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Moretti's 'The Son's Room' wins top Cannes prize
Seconds before the Palme d'Or winner was announced Sunday night, a TV camera caught popular favorite Nanni Moretti anxiously rubbing his brow. He needn't have worried. His "La Stanza del Figlio" (The Son's Room) became the first Italian film in more than 20 years to win the top prize at the Festival International du Film.
Not well-known in the United States but a Cannes veteran whose "Dear Diary" took the best director prize here in 1994, Moretti's film had already won the Davide di Donatello, the Italian Oscar. Looking both exultant and overwhelmed, Moretti doled out specific thanks in rapid Italian and then appeared to exhaust his French with a fervent "Merci, merci, merci."
"The Son's Room" is similar to Moretti's earlier films in that he not only directed but starred in and co-wrote it, but it is very different in tone. While the others are personal comedies, this is a wrenching, engrossing drama about how a convincingly happy family (Moretti plays the psychoanalyst father) is torn apart by the accidental death of a son.
If this film's triumph was anticipated, the triple victory of Michael Haneke's "The Piano Teacher," which left several well-liked efforts out in the cold, definitely was not. Except possibly by those who know how important the taste of the jury chairman (in this case, Ingmar Bergman veteran Liv Ullman) is to the final decision.
Shot in French but directed by an Austrian and set in Vienna, "The Piano Teacher" took the male and female acting awards as well as the Grand Prix, considered the festival's runner-up prize. Even director Haneke said he was "actually a little bit ashamed to be here" after picking up his film's third prize.
A severe, lacerating drama that graphically details the tortured and tortuous sadomasochistic relationship between a teacher and her young, handsome student, "Piano" did seem likely to win the actress award for Isabelle Huppert's intense, uncompromising performance. Said Ullman on announcing the award: "We all agreed on this one."
"Some films scare you, you think they're going to take everything from you, but they give you everything," Huppert said in accepting.
The biggest surprise of the night was the best actor victory for Huppert's young co-star, Benoit Magimel. The favorite had been the veteran Michel Piccoli in "I'm Going Home," 92-year-old Portuguese director Manoel de Oliveira's charming meditation on life, death and aging, an inside look at what it means to get old.
The best director prize was shared by two Americans -- Joel Coen and David Lynch -- who won consecutive Palme d'Ors here a decade ago. Coen's "The Man Who Wasn't There" is a completely amusing film noir spoof, while Lynch's beautifully made but purposefully illogical "Mulholland Drive" is the latest example of the director's fascination with the connections between dream states and reality.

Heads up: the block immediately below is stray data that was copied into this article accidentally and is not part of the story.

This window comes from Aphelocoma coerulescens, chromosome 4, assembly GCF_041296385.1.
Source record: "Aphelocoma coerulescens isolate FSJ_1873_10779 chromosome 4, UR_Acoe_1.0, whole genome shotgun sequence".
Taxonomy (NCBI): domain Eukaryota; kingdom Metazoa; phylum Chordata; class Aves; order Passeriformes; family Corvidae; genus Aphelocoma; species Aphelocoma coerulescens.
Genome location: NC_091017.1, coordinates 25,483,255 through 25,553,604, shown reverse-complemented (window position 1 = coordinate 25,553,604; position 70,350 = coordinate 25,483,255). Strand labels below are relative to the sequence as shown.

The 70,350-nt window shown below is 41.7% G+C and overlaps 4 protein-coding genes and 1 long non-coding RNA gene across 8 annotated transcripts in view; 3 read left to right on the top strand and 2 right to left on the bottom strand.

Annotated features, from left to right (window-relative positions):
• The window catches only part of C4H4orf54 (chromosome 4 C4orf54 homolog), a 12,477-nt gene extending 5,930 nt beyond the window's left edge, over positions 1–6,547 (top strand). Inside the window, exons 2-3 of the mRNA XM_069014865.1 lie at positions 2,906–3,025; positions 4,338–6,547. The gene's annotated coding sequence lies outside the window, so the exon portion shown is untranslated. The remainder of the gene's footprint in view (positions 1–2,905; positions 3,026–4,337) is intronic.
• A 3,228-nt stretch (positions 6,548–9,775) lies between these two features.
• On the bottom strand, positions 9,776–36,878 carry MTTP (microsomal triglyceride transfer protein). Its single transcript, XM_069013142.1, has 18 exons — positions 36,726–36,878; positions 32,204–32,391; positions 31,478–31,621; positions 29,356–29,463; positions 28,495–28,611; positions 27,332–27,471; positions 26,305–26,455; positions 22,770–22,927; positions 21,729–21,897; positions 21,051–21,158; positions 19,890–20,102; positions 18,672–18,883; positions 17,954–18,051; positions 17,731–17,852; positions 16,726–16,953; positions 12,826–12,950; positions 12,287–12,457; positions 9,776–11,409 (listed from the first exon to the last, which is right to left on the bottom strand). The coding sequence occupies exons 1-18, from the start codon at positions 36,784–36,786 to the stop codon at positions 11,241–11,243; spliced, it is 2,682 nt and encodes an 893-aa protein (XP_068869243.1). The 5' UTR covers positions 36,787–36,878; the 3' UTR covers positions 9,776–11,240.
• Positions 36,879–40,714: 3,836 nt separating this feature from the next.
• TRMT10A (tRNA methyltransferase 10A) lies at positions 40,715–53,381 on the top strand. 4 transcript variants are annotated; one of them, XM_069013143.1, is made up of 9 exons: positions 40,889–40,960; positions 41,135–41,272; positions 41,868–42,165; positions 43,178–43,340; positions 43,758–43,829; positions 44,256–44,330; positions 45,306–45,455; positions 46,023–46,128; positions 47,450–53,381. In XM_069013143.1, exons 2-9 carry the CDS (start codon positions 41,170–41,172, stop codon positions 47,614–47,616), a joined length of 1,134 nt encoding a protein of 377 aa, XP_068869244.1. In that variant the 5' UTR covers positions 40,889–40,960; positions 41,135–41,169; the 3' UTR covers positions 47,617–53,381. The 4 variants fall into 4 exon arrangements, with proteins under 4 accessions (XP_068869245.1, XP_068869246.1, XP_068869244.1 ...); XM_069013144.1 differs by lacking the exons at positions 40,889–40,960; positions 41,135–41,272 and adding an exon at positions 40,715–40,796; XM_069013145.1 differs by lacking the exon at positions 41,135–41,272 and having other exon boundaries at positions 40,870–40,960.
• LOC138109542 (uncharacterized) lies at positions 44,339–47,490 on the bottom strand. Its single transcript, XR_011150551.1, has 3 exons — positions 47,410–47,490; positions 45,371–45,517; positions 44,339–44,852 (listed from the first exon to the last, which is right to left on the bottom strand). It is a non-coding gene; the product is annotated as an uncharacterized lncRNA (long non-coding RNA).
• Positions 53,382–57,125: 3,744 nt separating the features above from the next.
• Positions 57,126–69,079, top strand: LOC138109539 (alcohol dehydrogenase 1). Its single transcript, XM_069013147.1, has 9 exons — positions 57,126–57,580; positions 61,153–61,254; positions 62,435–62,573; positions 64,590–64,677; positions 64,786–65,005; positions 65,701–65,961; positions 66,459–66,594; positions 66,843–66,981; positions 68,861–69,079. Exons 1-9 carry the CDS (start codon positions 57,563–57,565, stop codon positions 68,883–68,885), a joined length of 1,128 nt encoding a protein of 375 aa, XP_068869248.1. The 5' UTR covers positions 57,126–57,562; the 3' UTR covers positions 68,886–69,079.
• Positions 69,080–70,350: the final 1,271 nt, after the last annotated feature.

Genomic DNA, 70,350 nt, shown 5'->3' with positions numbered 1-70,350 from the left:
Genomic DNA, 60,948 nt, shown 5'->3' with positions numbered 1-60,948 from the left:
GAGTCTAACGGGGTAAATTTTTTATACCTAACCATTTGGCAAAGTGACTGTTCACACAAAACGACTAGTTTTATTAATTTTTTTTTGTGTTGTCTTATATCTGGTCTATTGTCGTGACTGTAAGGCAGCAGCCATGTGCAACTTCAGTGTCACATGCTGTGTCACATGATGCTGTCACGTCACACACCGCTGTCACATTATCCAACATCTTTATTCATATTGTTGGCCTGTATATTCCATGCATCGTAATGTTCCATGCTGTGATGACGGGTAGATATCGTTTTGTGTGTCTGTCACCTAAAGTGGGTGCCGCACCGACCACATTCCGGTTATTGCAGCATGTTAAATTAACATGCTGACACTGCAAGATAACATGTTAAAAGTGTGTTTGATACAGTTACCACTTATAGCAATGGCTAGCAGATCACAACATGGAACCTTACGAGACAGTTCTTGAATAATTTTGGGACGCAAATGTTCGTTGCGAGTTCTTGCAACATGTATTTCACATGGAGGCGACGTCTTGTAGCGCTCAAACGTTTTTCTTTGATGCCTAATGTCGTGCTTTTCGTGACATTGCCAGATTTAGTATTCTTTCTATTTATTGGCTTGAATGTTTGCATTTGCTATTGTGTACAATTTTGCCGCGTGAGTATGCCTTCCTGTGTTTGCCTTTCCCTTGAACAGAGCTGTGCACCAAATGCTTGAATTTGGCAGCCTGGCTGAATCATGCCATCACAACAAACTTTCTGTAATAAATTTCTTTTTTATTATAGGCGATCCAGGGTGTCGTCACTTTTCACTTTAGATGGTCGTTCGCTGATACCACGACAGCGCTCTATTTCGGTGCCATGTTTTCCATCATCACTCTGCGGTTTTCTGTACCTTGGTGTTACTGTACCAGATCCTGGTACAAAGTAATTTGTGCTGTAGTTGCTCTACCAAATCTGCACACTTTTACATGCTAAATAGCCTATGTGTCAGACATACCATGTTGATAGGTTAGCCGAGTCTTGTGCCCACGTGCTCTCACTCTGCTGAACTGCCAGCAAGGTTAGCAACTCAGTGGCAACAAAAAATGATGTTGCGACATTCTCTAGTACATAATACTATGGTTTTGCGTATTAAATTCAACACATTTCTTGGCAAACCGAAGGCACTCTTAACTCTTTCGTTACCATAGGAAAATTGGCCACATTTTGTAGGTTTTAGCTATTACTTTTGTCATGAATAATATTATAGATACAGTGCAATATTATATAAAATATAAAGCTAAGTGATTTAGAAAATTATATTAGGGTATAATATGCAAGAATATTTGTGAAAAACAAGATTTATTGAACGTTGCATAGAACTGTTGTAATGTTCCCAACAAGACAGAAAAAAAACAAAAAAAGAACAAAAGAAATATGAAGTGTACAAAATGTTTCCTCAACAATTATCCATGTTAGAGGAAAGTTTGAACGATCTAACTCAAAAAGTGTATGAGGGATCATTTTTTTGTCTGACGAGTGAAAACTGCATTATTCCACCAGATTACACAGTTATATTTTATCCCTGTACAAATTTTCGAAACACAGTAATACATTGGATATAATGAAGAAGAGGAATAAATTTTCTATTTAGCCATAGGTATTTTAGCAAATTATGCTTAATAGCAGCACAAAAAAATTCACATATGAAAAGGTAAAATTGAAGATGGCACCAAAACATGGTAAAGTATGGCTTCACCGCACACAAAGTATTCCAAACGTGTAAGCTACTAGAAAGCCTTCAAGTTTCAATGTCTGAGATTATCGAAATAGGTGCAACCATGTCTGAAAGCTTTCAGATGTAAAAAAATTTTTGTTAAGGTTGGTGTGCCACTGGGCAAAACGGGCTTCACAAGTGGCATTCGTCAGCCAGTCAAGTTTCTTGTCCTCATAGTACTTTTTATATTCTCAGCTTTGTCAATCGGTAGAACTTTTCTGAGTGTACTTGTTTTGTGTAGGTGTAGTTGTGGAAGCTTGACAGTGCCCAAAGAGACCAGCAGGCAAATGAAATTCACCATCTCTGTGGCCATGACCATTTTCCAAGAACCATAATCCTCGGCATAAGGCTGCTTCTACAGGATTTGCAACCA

The prize for best script went to Bosnian writer-director Danis Tanovic for the quite funny "No Man's Land," a typically Balkan comedy-with-a-body-count about two soldiers during the 1993 war, a Bosnian and a Serb, who get trapped between their two lines. The Camera d'Or, for the best debut film, went to "Atanarujuat The Fast Runner," the movie version of one of the classic folk legends of Canada's Inuit people, which led to the festival's first acceptance speech in the Inuit language, by director Zacharias Kunuk.
If there was one work it was sad to see leave the festival without a prize, it was New Wave veteran Jacques Rivette's "Va Savoir" (Who Knows), a completely droll romantic comedy with the grace and elegance of Shakespeare combined with Eric Rohmer. In a more poetic world, this adult exploration of love, jealousy and infatuation would have split the Palme with another another work by a 70-something New Wave veteran, Jean-Luc Godard's "Eloge de l'amour."
This year at Cannes turned out to be a successful and equally diverse one for documentaries. Consider the following:
-- "Sobibor, October 14, 1943, 4 p.m.," a new work by "Shoah" director Cluade Lanzmann. Though it consists almost entirely of a single interview (with survivor Yehuda Lerner), "Sobibor" ends up exceptionally powerful and disturbing as Lerner gives a blow-by-blow account of a unique successful Jewish uprising against the Germans who ran the Sobibor camp.
-- "Cool & Crazy": The most popular film in Norway, this droll and amusing doc investigates the genial eccentrics who make up the 30-member male choir of the frigid, North Pole-adjacent fishing village of Berlevag, the same spot previously featured in Isak Dinesen's "Babette's Feast."
-- "His Majesty Needs Sunshine": Possibly the least-seen film in the festival and one of the most intriguing as well. Using a wealth of rarely seen newsreel footage, even some unusual 1913 color sequences, "His Majesty" offers both an up close and personal look at Germany's Kaiser Wilhelm II as well as an explanation of why and how the ruler intentionally turned himself into "The First German Movie Star."
-- One of the most personal, as well as the longest, of this year's docs was Martin Scorsese's four-hour-plus "Il Mio Viaggio in Italia" (My Journey in Italy). Discursive, leisurely and continually fascinating despite its length, "Viaggio" combines poignant stories of the director's New York childhood with a short course in the great names of Italian postwar cinema, especially Roberto Rossellini, Vittorio De Sica, Luchino Visconti, Federico Fellini and Michelangelo Antonioni.
Because he considers Italian neo-realism "the most precious moment in film history," Scorsese features extensive sections on such acknowledged classics as "Paisan," "The Bicycle Thief," "La Terra Trema" and "Umberto D."